Top Tourist Destinations

The goal of this project was not to create a visualisation that makes any statements about the data but rather an application that allows you to explore it, discover questions to ask of it and ultimately provide insight about how to further develop and visualise it.


We created an interactive map that allows the user to examine the region of origin of tourists in the world’s 10 most visited countries for 2005. The data comes from the United Nations World Tourism Organization.

Design Process
Very early on in the process we started using Flash to explore our data set and possible ways to interact with it. Because we were new to ActionScript and had limited time, we designed a layout in Photoshop and did our best to develop it with Flash.

What did you learn by seeing the data in a visual way?

  • It was most interesting to compare countries from the same region. For example, France and Germany – France had more visitors than Germany from every region except for the Americas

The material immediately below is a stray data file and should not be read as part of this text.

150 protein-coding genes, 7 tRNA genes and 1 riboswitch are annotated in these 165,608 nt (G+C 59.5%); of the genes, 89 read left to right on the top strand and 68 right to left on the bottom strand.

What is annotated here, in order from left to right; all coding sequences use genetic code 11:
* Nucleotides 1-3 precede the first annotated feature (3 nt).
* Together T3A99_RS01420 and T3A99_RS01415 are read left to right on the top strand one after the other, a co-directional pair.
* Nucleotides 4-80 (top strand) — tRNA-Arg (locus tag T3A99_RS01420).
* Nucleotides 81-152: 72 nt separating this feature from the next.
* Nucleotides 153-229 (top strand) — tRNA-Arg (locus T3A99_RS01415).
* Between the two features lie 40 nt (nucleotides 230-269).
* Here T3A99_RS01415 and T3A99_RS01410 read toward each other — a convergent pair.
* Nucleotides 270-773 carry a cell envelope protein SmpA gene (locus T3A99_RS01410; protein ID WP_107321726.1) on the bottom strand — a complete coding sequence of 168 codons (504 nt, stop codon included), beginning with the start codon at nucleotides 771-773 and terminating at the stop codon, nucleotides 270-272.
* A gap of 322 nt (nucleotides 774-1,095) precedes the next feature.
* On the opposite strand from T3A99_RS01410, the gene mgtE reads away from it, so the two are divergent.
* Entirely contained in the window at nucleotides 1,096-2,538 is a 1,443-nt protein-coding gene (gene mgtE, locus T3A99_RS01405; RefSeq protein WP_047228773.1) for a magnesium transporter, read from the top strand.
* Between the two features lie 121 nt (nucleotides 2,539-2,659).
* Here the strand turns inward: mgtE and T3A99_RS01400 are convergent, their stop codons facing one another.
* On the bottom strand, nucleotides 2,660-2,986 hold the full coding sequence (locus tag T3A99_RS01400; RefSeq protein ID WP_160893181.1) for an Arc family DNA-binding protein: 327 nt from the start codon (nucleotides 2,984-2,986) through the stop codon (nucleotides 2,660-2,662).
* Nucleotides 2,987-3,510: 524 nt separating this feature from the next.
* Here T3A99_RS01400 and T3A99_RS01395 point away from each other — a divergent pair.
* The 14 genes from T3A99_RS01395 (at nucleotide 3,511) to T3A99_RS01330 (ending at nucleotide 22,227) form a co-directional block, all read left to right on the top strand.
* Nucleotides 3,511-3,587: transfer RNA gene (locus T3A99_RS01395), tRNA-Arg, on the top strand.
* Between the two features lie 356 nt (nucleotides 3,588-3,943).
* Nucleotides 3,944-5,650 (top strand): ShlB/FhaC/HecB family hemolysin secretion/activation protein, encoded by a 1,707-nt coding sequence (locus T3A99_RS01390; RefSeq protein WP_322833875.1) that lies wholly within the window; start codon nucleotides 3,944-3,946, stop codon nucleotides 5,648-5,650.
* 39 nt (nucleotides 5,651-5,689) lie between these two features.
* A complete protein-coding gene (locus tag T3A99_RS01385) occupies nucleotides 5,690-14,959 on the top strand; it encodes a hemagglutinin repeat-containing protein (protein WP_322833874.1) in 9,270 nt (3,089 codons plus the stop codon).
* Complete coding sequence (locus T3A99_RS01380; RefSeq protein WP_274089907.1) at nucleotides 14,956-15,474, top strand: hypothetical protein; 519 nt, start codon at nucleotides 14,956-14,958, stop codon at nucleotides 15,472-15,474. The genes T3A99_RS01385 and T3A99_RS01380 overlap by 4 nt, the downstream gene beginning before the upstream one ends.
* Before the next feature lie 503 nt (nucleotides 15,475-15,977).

• Of the ten countries chosen, UK has the most even distribution of visitors
  • Even though Russia borders the Asian regions, it has significantly less visitors from those regions than most European countries
  • Our visualisation looks at the total number of visitors, breaks them up by region of origin and compares the numbers. Perhaps it would have been better to compare the percentages that make up the total amount of visitors
  • Finding statistical data from the UN about the total population of a given region was not possible. However, we could have done this for individual countries and compared the 10 most visited countries based on amount of visitors per resident
  • Unfortunately the tourism data only told region of origin and NOT country of origin
  • Initially we wanted to compare the flow of tourists to other data, such as the flow of imports, refugees, immigrants, etc… However, this was the only UN data that made use of these “region” categories which made it difficult to compare it to anything else
  • Additionally, it would have been nice to visualise how this data changes over a long period of time. However our data set only covered 2000-2005.